Patience for recovery is something we don’t talk about much. Having a chronic, progressive, relapsing brain disease (or Substance Use Disorder) sounds pretty serious, and it is. The reality in a nutshell is that a short stay in a rehab, or even a year or so in sober living communities, is not going to insure long term recovery success. That’s what’s driving the nation crazy. We don’t understand why a treatment system based on a concept of instant recovery isn’t working.

Patience for recovery is crucial because recovery doesn’t happen in the first year or two

This is a myth about addiction that needs to be debunked. If a child or teen uses drugs, his development stops at the beginning of use. His brain function has been altered. You’ll notice behavior changes, irritability and anger, for two. He or she may seem like a different person. And he is a different person.

Stopping use does not instantly reverse brain damage or behavior

Say you have a fifteen-year-old who drinks, takes drugs, and smokes pot. There will be changes in the whole family as her behavior worsens and habits progress. When your child is twenty-three and wants to get sober, she is emotionally still fifteen. She needs to start building a new foundation on which to grow. She has to play catch up and let her brain both heal and begin to develop again. This takes a long time. We haven’t accepted that basic fact about addiction yet.

Patience for recovery is like having patience for coming back from a stroke

SUD is a brain disease with a psychological component. It doesn’t doesn’t mean that loved one who has been a drug user can’t develop and become the best person in the world. It happens all the time. It does mean, however, that he/she won’t be restored to the cheerleader or A student or loving offspring that he was before he started. He’ll be something different, and that’s okay. It also means the family has to adapt to a new normal that includes changing its own behaviors to become healthy and functional. How many families have developed patience for recovery?

Chronic diseases prompt changes in lifestyle

If you discover you or a loved one has cancer, or heart disease, or diabetes, you have to change your lifestyle forever in order to conquer the disease. That’s a fact. You’re different now. Your dinner table is going to look different. People will be sensitive to your new needs and may even join and to help keep you healthy. If your child had cancer, would you do everything in the world to help him get better? Of course, you would.

I had to develop patience for recovery and change myself

When I was a mom coping with teens who were experimenting with drugs and alcohol, I was drinking a martini every night. I thought that drinking was their problem, not mine. Why should I give it up?  After all, my young people were drinking in bars and getting sick and having consequences, and I was not. In addition, I was an adult. It was legal for me to drink and have a Xanax when I was afraid of flying. I did not make sure my teens were where they said they were. I did not check their backpacks, search their rooms or drug test them. I didn’t call their friends’ parents. I believed all the misinformation I received. When situations worsened, I kept remembering how my loved one used to be, and had magic thinking that we could get back there somehow. I didn’t accept the now.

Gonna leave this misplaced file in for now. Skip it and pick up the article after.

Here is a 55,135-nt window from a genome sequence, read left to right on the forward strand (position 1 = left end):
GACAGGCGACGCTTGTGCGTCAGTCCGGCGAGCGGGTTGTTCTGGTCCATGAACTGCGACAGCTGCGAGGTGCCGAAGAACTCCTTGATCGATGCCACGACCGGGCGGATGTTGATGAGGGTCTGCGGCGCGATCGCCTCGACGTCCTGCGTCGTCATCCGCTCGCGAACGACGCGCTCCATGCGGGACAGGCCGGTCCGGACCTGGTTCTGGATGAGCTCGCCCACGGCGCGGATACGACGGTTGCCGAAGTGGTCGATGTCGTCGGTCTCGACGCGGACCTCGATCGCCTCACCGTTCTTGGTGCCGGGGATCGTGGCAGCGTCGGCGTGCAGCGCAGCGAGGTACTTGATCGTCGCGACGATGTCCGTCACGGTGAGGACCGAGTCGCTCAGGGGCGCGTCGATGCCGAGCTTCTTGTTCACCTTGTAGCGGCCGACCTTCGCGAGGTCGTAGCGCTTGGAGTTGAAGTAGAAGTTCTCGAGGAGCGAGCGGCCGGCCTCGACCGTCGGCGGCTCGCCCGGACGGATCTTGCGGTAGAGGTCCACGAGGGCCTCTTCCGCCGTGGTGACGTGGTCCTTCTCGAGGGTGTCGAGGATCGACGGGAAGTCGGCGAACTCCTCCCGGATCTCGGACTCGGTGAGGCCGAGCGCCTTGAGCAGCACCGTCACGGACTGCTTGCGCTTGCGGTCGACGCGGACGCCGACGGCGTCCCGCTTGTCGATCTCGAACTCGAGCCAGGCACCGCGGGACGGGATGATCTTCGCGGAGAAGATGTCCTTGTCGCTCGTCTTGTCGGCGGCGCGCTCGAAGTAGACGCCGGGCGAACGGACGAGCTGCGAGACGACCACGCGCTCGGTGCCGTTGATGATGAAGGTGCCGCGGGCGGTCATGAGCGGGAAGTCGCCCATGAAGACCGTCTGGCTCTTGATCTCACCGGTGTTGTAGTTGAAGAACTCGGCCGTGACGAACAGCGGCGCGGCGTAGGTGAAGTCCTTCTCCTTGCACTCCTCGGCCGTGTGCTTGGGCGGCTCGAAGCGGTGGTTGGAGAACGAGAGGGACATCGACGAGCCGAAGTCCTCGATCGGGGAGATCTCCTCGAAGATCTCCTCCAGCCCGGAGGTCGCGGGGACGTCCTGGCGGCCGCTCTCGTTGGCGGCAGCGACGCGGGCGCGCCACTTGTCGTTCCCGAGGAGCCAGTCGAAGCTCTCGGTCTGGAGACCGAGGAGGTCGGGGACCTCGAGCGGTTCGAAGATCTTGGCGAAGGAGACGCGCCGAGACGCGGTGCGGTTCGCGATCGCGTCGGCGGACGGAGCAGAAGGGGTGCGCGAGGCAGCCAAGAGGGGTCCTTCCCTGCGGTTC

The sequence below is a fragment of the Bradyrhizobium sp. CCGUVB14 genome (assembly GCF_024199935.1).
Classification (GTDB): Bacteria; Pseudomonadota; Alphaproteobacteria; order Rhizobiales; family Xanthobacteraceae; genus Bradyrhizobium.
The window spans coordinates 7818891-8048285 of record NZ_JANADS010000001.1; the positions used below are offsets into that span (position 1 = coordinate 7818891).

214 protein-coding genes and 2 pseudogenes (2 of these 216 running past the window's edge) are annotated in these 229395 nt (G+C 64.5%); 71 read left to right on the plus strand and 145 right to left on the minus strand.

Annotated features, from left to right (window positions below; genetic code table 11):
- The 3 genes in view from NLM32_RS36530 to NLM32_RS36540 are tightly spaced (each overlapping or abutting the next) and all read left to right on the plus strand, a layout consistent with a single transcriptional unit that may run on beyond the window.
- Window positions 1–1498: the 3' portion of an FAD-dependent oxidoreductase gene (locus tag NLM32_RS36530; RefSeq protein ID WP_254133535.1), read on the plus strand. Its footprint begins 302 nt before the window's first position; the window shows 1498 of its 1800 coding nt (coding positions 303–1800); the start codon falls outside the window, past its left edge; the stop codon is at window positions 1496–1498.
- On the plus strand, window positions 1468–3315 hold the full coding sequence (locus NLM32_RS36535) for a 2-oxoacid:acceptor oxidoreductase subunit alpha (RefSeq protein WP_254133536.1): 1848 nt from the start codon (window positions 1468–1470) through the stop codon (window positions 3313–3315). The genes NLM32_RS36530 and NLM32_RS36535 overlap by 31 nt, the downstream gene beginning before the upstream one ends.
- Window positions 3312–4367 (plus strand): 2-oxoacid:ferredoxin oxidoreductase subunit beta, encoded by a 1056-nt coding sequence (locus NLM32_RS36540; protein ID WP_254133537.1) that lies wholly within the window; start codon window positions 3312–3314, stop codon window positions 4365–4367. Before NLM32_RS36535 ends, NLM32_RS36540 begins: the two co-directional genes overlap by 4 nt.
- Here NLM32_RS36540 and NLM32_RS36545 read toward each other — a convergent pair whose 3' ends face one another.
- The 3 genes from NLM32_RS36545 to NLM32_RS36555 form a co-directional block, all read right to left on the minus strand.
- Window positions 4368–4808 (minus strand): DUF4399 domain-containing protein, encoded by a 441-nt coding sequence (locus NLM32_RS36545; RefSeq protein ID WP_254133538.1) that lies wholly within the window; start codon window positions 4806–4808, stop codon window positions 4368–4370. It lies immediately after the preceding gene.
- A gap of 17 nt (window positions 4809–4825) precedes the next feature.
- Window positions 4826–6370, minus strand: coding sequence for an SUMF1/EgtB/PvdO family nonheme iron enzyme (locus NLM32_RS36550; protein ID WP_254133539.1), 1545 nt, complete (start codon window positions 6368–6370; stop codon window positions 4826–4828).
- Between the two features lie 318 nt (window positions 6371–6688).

Accepting the now

The now meant I had to be a different kind of parent. I’m not a good policeman. I don’t love confrontation. I hate having to check up and deliver consequences when people don’t tell the truth or are unreliable. I want everyone to be good and nice and reliable. I didn’t know how to be supportive without being directive. I didn’t know how to insist we have conversations without fighting. And I wasn’t so great at listening, either. I had to become a different person, just as my loved one had to become a different person.

With addiction, I had developed into a blind, hopeless and helpless mom. With recovery, which meant I had to change, including giving up my evening martini, I became a better person and could support lasting recovery.


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Leslie Glass

Leslie Glass became a recovery advocate and co-founder of Reach Out Recovery in 2011, encouraged by her daughter Lindsey who had struggled with substances as a teen and young adult. Learning how to manage the family disease of addiction with no roadmap to follow inspired the mother and daughter to create Reach Out Recovery's website to help others experiencing the same life-threatening problems. Together they produced the the 2016 ASAM Media Award winning documentary, The Secret World of Recovery, and the teen prevention documentary, The Silent Majority, distributed by American Public Television. Leslie is also the creator of Recovery Guidance, the information website for those seeking addiction and mental healthcare for professionals nationwide. In her career, Leslie has worked in advertising, publishing, and magazines as a writer of both fiction and non fiction. She is the author of 9 bestselling crime novels, featuring NYPD Dt.Sgt. April Woo. Leslie has has served as a Public Member of the Middle States Commission of Higher Education and as a Trustee of the New York City Police Foundation. For from 1990 to 2017, Leslie was the Trustee of the Leslie Glass Foundation.

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